Can a photograph change the world?

Photojournalist Eros Hoagland's extensive work in conflict zones includes coverage of Mexico's drug wars.

Story highlights

  • New online miniseries "Conflict" explores role of photojournalists in conflict zones
  • "I don't believe that photojournalism is a very important job," one photographer says
  • But another says, "I believe that photographs have the power to change many things"

(CNN)History is replete with iconic images -- a man standing up to a column of tanks in Beijing, a Vietnamese officer shooting a man in the head, soldiers taking the beaches of Normandy.

But do those pictures result in real change, or are they representations of facts and nothing more?
In Eddie Adams' 1968 photo, South Vietnamese Gen. Nguyen Ngoc Loan executes a suspected Viet Cong.
    "I don't believe that photojournalism is a very important job," says war photojournalist Eros Hoagland in one of the episodes. "My pictures and the pictures of my colleagues, they don't really change anything. So let's not pretend like they do.
    "You want to help people? Become a doctor and work in some poor neighborhood where people can't afford health care. That's how you help people."
    After a career covering conflict from the drug wars in Mexico to war in Iraq, he told CNN's Christiane Amanpour on Tuesday that enough may be enough.
    "I can't say what will happen in the future," he said. "But it just doesn't really seem worth it anymore, now that I have someone who is completely dependent on me.
    "I'm raising a child. So that's kind of a full-time job right now."
    In the series, he says, "I didn't do it to change the world. I realized pretty quickly that the world really doesn't want to be changed. It's going to work on its own time cycle. And my pictures are certainly a drop in the bucket to that. A drop in the ocean."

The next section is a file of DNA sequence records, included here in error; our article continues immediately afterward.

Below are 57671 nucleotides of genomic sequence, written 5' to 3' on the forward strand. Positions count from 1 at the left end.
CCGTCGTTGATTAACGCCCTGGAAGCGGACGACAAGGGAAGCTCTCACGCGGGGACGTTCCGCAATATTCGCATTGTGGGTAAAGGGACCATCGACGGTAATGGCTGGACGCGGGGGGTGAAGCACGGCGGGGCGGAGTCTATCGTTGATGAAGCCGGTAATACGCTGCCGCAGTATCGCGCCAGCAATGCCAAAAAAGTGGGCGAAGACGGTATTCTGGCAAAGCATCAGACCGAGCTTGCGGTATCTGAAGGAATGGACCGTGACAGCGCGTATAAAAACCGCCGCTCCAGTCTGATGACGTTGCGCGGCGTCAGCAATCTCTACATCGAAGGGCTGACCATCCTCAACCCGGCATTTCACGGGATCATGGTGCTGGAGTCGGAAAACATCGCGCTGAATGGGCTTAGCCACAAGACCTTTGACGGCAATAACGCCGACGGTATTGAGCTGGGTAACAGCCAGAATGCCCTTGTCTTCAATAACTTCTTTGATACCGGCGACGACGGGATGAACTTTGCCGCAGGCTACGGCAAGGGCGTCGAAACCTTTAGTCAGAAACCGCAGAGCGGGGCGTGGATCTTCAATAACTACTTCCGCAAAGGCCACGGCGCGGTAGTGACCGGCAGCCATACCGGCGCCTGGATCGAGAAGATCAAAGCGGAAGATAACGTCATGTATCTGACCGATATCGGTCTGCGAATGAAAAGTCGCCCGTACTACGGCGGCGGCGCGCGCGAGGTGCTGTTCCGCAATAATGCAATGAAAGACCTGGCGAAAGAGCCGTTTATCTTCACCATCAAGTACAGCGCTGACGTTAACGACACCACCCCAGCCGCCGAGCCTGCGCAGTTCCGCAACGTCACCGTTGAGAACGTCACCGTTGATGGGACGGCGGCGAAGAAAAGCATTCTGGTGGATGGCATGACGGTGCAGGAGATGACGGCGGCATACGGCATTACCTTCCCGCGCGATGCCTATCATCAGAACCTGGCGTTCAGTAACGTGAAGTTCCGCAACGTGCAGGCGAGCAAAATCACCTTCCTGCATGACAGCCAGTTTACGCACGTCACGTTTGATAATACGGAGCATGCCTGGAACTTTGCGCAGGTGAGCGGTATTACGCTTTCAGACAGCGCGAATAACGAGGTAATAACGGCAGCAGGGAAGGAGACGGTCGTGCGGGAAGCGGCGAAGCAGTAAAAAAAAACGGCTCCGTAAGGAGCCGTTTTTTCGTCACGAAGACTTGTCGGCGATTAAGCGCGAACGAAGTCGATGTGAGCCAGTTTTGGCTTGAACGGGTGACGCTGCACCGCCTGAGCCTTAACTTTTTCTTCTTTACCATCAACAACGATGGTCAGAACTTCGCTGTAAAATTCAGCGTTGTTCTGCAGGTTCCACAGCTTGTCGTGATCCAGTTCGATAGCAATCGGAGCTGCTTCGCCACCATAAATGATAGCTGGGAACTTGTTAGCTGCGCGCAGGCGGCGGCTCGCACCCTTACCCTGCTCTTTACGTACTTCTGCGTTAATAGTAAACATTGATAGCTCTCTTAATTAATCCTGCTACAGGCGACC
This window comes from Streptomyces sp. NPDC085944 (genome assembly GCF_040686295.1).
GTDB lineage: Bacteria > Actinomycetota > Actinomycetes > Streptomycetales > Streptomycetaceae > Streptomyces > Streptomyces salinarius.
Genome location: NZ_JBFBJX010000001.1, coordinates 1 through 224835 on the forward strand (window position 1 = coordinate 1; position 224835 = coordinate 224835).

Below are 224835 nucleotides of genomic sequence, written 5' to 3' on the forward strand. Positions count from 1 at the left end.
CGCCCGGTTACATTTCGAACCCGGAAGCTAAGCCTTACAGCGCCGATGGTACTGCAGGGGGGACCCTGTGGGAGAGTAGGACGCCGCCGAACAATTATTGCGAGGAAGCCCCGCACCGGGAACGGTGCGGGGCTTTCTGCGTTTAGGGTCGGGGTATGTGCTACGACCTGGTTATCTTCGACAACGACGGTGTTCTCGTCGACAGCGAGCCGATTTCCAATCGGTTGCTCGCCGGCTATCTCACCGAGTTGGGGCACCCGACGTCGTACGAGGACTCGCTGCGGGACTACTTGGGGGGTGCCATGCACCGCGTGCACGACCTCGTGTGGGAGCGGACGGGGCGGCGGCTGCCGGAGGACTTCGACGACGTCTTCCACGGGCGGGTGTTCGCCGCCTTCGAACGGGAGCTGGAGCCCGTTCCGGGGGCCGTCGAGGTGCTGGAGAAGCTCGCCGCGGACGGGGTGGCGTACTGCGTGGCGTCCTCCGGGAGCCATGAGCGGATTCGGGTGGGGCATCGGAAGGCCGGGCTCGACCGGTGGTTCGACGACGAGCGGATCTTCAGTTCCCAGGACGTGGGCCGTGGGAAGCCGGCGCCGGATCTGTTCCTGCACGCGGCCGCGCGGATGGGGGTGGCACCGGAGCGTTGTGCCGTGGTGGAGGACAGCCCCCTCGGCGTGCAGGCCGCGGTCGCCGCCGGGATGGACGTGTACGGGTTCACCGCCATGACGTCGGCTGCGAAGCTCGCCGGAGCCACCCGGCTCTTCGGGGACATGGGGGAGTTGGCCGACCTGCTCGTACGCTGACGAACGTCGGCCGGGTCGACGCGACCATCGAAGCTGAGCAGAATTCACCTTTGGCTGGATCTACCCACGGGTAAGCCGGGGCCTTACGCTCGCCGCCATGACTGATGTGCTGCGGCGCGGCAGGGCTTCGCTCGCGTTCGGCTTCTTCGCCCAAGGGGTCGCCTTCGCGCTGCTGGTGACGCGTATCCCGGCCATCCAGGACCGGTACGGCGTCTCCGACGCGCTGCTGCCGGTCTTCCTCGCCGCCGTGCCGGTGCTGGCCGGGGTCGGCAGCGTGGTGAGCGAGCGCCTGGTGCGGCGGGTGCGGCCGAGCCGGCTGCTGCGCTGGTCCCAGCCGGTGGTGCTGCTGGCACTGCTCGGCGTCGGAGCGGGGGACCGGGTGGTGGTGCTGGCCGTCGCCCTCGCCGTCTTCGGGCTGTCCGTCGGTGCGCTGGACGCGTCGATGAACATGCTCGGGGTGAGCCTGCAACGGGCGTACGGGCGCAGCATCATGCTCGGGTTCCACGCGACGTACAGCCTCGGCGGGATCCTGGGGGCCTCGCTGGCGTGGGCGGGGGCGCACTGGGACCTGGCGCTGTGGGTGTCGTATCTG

Those remarks stand in stark contrast to another photographer featured in the series, Donna Ferrato, who for decades has covered one of the most hidden forms of conflict: domestic abuse.
    "I believe that photographs have the power to change many things -- change laws, change the minds of society, change people," she told Amanpour.
    "It's not just about go in, take some pictures and then move away. I spend usually two or three years at a time with my subjects.
    Hoagland and Ferrato speak with Amanpour
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    "This woman, Elizabeth, I've been photographing her for 33 years."
    To see the naked truth exposed by some of her photos, it's hard to believe how they couldn't have some tangible impact.
    In one series, with a couple, Garth and Lisa, she documents, frame by frame, a husband striking down his wife in their bathroom.
    "When he went to hit her again," she says in the series, "I grabbed his arm and I said, 'What the hell are you doing? You're going to hurt her. Stop it, what are you doing?'
    "And he just threw me off, and he said, 'Look it, she's my wife.' "
    Investing so much in her subjects, Ferrato has become far more than a simple documentarian; in that sense, she has helped to ensure that her photos really do have the ability to change the world.
    "I'm a social activist," she told Amanpour. "I believe that these stories are about breaking the cycle of abuse. And that's why I get so deeply involved with every family."
    One photo more than any other, she says in the series, represents the hope she sees in so much despair.
    "I'm always going to gravitate toward things that I've seen that give me a lot of hope, and that picture of Diamond standing up to his father and saying, 'I hate you for hitting my mother and don't you ever come back to my house' -- I mean, that's the picture that I, I really want to think about when I close my eyes at night."
    But for Hoagland, it's been too much.
    "My dad died. My buddy Joao lost both of his legs. My buddy Jim lost his head," he says in the series, shaking his head.
    "I did it. I did it well. Now it's time to move on. Move on to the next thing. I feel a hell of a lot better for it."